Restaurant Credit Card Processing Fees

Credit card processing fees are an unavoidable cost of accepting card payments at your restaurant. Understanding how those fees work, however, can help you save money.

Here are the main credit card processing fees you’ll need to know:

  • Interchange Fees: These are fees set by the card brand networks. They make up most of the processing fees you’ll pay, and these fees end up with the banks that issued your customer’s card. While you can’t avoid paying them, there are ways to minimize your interchange fees if you understand the factors that influence interchange fees & rates.
  • Card Brand Fees: These fees are set by the card brand network as well, but the card brands also pocket this fee to cover the cost of their role in credit card processing. Learning about card brand fees is especially useful when you’re on an interchange plus pricing plan because knowing how to identify card brand fees can help you spot when a payment processor might try to disguise a markup as a card brand fee.
  • Payment Process Markups: Payment processors charge this fee to cover their costs and make a profit. Keep in mind that this is the only negotiable fee, so when you’re shopping for a payment processor to set your restaurant up to accept card payments, keep a close eye on the markup.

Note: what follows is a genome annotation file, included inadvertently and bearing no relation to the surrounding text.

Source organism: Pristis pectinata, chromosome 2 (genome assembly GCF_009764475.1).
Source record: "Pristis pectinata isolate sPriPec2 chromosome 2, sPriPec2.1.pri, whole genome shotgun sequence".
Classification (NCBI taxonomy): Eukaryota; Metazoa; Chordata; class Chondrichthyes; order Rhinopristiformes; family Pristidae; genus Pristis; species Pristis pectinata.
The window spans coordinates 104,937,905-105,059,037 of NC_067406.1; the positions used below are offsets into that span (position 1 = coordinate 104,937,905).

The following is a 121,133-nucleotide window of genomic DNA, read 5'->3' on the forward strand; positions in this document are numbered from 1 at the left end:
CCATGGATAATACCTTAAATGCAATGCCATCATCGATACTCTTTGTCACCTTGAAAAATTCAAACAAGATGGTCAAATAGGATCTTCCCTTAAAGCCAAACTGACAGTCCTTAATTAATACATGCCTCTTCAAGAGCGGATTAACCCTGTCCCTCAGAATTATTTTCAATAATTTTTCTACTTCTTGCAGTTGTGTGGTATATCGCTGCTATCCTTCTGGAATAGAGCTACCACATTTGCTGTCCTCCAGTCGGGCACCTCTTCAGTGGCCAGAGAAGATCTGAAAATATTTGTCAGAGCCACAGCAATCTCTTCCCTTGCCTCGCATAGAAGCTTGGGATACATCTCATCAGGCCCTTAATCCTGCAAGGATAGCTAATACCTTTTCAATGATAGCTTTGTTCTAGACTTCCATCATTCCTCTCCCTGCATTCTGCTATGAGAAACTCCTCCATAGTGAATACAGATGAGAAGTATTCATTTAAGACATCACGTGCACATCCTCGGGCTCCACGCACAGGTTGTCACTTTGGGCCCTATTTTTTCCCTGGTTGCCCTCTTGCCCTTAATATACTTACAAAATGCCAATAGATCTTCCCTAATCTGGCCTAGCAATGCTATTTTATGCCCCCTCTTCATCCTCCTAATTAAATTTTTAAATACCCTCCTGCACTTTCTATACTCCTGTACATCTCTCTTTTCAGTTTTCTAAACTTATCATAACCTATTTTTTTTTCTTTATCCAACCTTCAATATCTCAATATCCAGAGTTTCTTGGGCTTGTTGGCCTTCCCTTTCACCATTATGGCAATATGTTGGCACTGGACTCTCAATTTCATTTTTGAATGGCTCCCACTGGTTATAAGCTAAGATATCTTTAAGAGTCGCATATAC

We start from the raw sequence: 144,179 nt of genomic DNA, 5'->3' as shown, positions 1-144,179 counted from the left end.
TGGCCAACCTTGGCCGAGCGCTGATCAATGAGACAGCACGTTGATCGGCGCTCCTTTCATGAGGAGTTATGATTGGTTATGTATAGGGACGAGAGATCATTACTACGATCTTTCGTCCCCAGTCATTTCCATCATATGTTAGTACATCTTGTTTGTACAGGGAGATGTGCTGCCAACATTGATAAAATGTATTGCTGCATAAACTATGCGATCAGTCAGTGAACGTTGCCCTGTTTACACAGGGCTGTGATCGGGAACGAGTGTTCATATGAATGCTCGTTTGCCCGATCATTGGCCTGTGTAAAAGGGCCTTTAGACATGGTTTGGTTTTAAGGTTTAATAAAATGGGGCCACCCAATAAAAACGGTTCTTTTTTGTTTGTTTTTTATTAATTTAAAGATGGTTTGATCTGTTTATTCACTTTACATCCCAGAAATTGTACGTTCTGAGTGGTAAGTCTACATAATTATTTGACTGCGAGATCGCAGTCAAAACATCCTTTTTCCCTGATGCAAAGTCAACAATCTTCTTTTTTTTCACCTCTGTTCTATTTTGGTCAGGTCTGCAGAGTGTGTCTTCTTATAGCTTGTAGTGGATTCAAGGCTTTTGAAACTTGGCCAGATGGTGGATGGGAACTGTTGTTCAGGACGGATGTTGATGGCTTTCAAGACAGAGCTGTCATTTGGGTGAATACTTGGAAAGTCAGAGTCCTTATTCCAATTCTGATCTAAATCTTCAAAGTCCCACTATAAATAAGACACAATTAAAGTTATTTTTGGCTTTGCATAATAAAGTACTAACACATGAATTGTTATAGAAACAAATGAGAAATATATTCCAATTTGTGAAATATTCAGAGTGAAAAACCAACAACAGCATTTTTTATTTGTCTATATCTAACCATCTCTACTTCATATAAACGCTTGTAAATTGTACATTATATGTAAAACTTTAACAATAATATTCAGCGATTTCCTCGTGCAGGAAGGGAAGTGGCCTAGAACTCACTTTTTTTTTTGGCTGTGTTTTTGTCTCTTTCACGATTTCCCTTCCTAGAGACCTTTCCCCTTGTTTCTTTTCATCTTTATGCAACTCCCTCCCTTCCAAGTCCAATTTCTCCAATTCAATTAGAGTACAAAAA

Basically, you’ll have to pay interchange fees and card brand fees no matter how you slice it. Those two make up roughly 90% of card processing fees—they are the wholesale cost of payment processing. However, the benefits of accepting card payments often offset those costs, and you can help minimize your costs by having the right pricing plan and making sure you practice accepting payments in ways that keep your fees low (such as swiping cards instead of keying in card information at your terminal).

Can Restaurants Make Servers Pay Credit Card Fees?

Deducting credit card processing fees from your waiting staff’s tips takes you into murky legal and ethical territory. Most states will allow it. Some prohibit it. And a lot of states simply don’t have any legal precedent in the books for this practice.

But your employees might not be too happy to see that your restaurant cuts into their tips when accepting credit cards. There are other ways to combat credit card fees without riling up your staff.

Can a Restaurant Owner Charge Customers a Credit Card Fee?

Some restaurant owners might look to cover their credit card processing fees by passing the cost on to customers. In some states, you can apply credit card surcharges to cover costs. Alternatively, you can employ cash discounts to encourage customers to pay with cash while offsetting fees on credit card payments.